Economic Growth of China Hits Six-Year Low

The economic growth of China slumped to a 6-year low after retail sales and manufacturing itself cooled at the beginning of the year, stepping up pressure for Beijing to stay on track as the second largest economy of the globe. It’s recorded that the economic growth went down to 7% from the previous quarter. Since the world’s financial crisis in 2009, when the growth reached the 6.1%, that is the weakest performance. It is important to mention that much of that decline has been self-imposed – Chinese communist leaders try to push the country to amore sustainable economic growth, which will be driven by domestic consumption. However, an unexpected downturn that has been observed during the last year has also caused fears of social tensions and job losses.

Economists say that China’s economy is getting slower at the rate that the government representatives find uncomfortable. Since November the interest rates have been cut twice by Beijing, who also launched a range of special measures in order to help not only exporters, but also the other industries.  However, the economists claimed that the country still depends on the spending of the state-led construction as well as the other investment for almost a half its economic expansion. Sheng Laiyun, who takes the spokesman position for the National Bureau of Statistics, says that the country is still relying on the traditional economic growth engine. In other words, China is in a so-called transition between the new and the old models of growth.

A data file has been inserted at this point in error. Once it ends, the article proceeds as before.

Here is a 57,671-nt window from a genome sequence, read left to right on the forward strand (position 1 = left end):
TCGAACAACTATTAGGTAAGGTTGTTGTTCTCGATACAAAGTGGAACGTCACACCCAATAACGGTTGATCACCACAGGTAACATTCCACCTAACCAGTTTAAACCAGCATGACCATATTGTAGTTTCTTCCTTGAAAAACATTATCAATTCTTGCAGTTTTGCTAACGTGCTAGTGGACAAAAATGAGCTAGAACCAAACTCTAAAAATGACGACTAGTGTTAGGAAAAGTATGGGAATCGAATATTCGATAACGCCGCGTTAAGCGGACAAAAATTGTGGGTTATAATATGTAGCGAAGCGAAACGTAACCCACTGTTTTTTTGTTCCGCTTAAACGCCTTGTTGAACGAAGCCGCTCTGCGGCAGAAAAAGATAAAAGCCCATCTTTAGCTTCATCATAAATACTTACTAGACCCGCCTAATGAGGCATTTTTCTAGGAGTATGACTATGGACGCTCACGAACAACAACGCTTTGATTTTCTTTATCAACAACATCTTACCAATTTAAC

China’s top economic leader, Premier Li Keqiang, warned that the country is faced right now with the increased “downward pressure”.

Li told economists that the country is in need of a range of regulatory changes in order to improve efficiency, nurture new industries as well as provide new jobs. Chinese leaders state that their priority nowadays is to make China’s economy more productive and efficient. However, unpredictably weak construction and trade – industries that support a great number of jobs – have prompted expectations Beijing will cut interest rates once again in order to support growth.

Back to the beginning of the year, the very first quarter is considered the weakest for the country since the world’s financial crisis, when growth went down to the point of 6.1% in 2009.

According to the government spokesman, it is not clear what share of China’s economic growth derived from investments and how much from consumptions. But Sheng also said it should be close to the previous data, when the contribution of consumption to the country’s economic growth reached about half for the very first time, rising to 51.2%.

The most recent data showed that the representatives of the International Monetary Fund cut the Fund’s outlook for the country to 6.8% from 7.1%. Soon after the World Bank trimmed its forecast for the country’s growth to 7% this year from 7.1%.

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